Some of the customer-facing employees in the insurance industry are the friendliest people I know and are not out to take advantage of customers in order to make the company more money. It’s just often a tug-of-war between the priorities of the customer and the priorities of the owner/shareholders — moreso than in other industries. And I’m not the only one who sees this; for example, many executive-level individuals I’ve talked to *in* the insurance industry and in other branches of finance have agreed.

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avatar 18 Anonymous

I just think that if a company ONLY looks out for the bottom line then they will not be successful. A company’s #1 job IS to turn a profit. Without a profit there is no room to grow, hire new people, share the windfall with share holders and employees, etc. Profit is what is required. I think that company’s who do not produce a profit are the ones who are neglegent (i.e. GM, and government).

Things are all connected – in order to make a profit (long term) a company needs a good product that is needed or wanted…a company needs to treat customers well. Otherwise customers can go somewhere else or just decide they don’t need the product. That’s why government services drive me crazy – there is no ‘other’ place to go when you have to rely on gov’t (i.e. when gov’t provides utilities like garbage or sewer…and they won’t allow you to go with a private carrier…that’s wrong). There are plenty of ‘other’ insurance companies you can generally go to (and there’d be even more if gov’t would allow actual competition – especially across state lines).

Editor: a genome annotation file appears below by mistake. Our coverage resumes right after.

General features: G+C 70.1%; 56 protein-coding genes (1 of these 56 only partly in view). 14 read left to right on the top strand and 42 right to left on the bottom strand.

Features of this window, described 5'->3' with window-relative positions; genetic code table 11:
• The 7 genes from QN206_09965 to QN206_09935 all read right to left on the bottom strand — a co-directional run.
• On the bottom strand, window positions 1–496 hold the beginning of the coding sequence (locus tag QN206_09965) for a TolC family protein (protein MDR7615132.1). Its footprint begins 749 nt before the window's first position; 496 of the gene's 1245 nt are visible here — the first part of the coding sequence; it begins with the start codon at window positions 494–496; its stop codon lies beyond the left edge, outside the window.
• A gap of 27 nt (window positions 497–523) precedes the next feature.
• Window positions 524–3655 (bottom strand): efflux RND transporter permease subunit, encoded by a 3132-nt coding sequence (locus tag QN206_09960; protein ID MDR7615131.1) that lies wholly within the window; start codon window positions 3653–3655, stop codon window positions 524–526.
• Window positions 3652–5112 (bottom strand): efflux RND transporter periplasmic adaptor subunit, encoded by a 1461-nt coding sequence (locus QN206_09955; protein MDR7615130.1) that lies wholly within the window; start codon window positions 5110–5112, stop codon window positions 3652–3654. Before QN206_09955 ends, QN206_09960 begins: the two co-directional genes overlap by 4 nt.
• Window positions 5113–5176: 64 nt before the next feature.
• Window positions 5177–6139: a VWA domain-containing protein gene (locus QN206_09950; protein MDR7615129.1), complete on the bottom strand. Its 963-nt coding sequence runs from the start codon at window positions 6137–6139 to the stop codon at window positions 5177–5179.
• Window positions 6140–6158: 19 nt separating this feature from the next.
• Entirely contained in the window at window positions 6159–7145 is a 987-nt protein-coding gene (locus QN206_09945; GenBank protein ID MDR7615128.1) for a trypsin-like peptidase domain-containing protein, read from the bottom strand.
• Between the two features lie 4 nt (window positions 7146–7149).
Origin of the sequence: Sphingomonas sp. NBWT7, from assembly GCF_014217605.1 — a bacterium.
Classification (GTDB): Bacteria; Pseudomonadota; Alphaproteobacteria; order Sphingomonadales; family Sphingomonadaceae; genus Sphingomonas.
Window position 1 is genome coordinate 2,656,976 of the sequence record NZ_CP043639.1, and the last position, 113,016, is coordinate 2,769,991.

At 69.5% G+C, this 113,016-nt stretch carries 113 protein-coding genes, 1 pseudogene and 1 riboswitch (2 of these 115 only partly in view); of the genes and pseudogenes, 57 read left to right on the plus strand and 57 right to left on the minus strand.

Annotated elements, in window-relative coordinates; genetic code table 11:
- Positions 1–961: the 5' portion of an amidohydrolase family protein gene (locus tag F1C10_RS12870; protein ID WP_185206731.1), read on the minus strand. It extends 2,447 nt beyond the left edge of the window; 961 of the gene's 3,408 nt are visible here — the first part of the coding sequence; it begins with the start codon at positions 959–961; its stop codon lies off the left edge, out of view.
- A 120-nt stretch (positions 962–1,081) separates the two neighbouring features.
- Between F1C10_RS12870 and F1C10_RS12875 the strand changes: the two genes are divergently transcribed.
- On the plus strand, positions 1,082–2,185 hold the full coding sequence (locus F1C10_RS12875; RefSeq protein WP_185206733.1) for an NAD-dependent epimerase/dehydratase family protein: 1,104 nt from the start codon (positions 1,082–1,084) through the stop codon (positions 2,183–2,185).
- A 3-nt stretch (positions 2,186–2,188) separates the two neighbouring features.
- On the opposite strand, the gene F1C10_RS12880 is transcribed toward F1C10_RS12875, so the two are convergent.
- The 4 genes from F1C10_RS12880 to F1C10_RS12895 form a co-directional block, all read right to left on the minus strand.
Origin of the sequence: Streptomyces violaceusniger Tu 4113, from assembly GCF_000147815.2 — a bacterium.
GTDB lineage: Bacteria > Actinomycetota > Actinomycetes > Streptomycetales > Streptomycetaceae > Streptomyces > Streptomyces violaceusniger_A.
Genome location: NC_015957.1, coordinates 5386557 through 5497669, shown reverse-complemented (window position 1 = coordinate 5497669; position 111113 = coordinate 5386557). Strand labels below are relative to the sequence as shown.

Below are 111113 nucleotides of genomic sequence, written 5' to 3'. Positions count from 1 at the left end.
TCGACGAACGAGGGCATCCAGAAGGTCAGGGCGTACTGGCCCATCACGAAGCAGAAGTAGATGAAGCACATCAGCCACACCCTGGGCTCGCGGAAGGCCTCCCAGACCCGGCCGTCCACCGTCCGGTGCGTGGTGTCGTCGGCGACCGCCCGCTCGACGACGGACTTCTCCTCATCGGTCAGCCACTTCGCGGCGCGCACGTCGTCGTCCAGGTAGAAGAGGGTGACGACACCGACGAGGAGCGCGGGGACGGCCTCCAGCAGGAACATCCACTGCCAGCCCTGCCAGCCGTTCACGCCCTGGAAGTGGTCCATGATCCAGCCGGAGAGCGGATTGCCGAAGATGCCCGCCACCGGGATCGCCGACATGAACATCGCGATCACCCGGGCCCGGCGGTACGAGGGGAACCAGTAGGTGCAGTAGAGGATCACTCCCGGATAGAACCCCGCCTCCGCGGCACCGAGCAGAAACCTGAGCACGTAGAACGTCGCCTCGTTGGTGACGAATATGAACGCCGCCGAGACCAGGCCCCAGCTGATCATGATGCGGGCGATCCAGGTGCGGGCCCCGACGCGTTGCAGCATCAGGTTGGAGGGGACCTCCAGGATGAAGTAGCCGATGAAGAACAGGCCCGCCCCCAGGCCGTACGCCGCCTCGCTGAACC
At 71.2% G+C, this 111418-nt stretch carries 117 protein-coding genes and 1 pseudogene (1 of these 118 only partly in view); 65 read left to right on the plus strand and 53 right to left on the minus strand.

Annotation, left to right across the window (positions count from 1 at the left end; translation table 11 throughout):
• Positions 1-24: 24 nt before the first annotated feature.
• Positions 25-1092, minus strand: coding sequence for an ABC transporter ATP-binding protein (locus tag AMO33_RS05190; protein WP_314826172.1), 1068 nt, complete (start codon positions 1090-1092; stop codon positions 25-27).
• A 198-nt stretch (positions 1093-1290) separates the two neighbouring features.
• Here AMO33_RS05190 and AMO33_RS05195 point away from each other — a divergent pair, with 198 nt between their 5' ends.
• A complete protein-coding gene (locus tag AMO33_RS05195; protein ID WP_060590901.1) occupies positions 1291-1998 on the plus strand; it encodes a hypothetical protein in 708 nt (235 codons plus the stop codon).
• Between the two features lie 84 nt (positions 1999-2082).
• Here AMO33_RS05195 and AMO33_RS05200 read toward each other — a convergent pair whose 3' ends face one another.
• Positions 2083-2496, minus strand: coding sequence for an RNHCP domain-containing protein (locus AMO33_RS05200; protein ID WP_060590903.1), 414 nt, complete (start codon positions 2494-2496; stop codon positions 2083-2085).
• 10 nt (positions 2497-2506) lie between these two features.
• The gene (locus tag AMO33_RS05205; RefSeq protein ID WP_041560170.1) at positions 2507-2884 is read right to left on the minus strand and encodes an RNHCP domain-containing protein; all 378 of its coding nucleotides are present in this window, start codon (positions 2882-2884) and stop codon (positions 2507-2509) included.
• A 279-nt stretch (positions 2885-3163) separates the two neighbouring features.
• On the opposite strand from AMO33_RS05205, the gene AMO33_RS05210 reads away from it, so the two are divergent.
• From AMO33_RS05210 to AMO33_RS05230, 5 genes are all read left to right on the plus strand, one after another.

Insurance isn’t any different from any other industry and I guess that was my point before. I don’t think it’s any more/less of a tug of war than any other industry (coming from the investment industry…but I see it in many other industries, even not for profits where they aren’t there to make a profit but still have to run their “business” – people get turned away). ANY industry is going to want to maximize profits (as they should) and reduce costs – including the cost of fraud. Fraud is going to occur in all industries, though it is a huge problem in insurance.

If a customer has issues with being denied with an insurance carrier, there are legal ways to file complaints, including state Insurance Commissioners. If a policy holder isn’t committing fraud and have a legitimate claim then they should take their case to the commissioner.

The idea that insurance companies ONLY work for share holders, not customers is my biggest issue with this post. The post itself isn’t necessarily wrong, but in my view it is unnecessarily “targeting” insurance companies, when most companies have the same focus.

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avatar 19 Anonymous

what’s wrong with a company trying to make a profit?

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avatar 20 Luke Landes

In general, most companies make a profit by providing a service to customers. In general, insurance companies make a profit by denying a service to customers.

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avatar 21 Anonymous

Nothing…except when people die because the insurance company refuses to pay.

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avatar 22 Anonymous

I’m sorry…when has anyone DIED *because* the insurance company has refused to pay?!?! If someone is sick enough to die then it wouldn’t have mattered if the insurance company paid or not. A hospital is not going to turn you away and NOT treat you. It is just not logical to think that an insurance company’s denial *causes* you to die. Ridiculous.

Sure someone can go bankrupt if they can’t afford their medical bills, but show me a situation where someone has literally died just because their insurance company would not cover treatment. My mom works in the medical field and if someone was going to DIE without treatment, they’d get the treatment regardless of insurance.